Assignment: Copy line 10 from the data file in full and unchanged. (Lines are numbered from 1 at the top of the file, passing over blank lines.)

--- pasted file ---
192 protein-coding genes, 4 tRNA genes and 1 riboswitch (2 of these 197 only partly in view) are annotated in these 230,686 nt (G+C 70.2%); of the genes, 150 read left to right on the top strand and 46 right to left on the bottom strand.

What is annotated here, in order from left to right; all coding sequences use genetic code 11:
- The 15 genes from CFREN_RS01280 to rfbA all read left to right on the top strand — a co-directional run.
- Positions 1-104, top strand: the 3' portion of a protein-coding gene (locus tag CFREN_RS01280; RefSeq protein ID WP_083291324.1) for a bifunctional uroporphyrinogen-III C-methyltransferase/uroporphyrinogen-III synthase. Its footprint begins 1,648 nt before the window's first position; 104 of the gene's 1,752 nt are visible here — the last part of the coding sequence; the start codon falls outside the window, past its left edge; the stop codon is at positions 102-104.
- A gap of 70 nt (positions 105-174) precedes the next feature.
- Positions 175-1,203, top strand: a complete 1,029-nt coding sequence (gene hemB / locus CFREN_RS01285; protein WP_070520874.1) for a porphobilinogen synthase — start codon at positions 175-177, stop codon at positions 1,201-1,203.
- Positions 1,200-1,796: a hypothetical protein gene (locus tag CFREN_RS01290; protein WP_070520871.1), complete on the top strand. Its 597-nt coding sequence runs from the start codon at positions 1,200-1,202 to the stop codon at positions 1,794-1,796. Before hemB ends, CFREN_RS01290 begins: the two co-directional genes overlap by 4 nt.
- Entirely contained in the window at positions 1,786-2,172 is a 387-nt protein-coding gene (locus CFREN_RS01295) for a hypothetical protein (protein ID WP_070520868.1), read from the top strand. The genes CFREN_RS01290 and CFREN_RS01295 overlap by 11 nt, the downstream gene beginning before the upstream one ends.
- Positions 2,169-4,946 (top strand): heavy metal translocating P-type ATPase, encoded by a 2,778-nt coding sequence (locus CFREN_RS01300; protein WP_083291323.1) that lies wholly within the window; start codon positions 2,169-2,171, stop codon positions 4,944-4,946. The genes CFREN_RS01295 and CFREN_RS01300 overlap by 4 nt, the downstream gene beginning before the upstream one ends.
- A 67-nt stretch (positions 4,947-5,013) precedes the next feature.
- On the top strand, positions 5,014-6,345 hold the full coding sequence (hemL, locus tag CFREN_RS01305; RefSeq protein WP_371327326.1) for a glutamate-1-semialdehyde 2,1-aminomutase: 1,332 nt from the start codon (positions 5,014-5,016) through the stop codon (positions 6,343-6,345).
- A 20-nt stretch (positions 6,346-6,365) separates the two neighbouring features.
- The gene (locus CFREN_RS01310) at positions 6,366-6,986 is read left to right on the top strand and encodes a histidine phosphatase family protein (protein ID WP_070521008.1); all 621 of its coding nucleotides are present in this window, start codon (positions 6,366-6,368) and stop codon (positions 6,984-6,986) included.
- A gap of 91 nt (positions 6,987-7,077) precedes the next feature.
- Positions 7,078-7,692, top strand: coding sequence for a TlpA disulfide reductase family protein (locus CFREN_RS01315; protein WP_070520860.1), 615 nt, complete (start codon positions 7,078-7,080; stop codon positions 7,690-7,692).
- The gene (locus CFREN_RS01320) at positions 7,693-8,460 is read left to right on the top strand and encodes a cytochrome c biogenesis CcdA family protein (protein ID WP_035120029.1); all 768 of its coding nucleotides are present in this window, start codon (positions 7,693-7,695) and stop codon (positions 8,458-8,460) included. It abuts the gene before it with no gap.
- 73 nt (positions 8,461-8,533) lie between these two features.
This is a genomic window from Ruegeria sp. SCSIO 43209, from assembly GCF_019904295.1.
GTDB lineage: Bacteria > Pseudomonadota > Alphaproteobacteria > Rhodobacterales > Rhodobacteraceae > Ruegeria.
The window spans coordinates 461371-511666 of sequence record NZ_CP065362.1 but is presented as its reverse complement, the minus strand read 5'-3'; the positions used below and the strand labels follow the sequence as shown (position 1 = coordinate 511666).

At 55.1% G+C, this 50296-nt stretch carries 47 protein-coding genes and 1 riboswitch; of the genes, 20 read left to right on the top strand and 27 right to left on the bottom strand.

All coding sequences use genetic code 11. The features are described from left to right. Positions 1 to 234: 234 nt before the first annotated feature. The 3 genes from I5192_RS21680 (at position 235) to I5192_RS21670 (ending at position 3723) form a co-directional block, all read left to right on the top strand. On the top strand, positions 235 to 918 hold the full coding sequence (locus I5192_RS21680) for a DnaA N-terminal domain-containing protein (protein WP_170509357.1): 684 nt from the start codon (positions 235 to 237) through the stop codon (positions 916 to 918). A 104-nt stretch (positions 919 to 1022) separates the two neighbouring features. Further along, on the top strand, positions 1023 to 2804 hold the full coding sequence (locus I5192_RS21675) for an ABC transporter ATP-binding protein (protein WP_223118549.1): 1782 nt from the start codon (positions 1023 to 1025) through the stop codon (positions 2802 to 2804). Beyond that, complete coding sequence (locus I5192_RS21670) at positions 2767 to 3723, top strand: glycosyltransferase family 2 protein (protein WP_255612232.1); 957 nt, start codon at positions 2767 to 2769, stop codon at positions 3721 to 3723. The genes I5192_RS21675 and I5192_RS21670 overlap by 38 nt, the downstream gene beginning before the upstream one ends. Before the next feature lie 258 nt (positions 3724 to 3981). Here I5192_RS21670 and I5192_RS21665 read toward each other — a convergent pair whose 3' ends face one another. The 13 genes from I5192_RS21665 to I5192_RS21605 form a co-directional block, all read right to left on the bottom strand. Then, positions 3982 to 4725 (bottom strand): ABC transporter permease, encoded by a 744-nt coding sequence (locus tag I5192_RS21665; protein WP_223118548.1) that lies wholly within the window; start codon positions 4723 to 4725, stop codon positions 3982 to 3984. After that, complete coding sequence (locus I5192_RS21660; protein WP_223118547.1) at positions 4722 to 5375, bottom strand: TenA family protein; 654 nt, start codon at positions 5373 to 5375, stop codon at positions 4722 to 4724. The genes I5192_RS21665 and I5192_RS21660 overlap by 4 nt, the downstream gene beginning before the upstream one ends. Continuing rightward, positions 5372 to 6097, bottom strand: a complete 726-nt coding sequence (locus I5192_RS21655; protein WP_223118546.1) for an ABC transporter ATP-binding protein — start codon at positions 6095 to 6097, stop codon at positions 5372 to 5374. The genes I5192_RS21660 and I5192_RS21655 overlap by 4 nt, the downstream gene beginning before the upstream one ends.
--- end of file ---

- A 67-nt stretch (positions 4,947-5,013) precedes the next feature.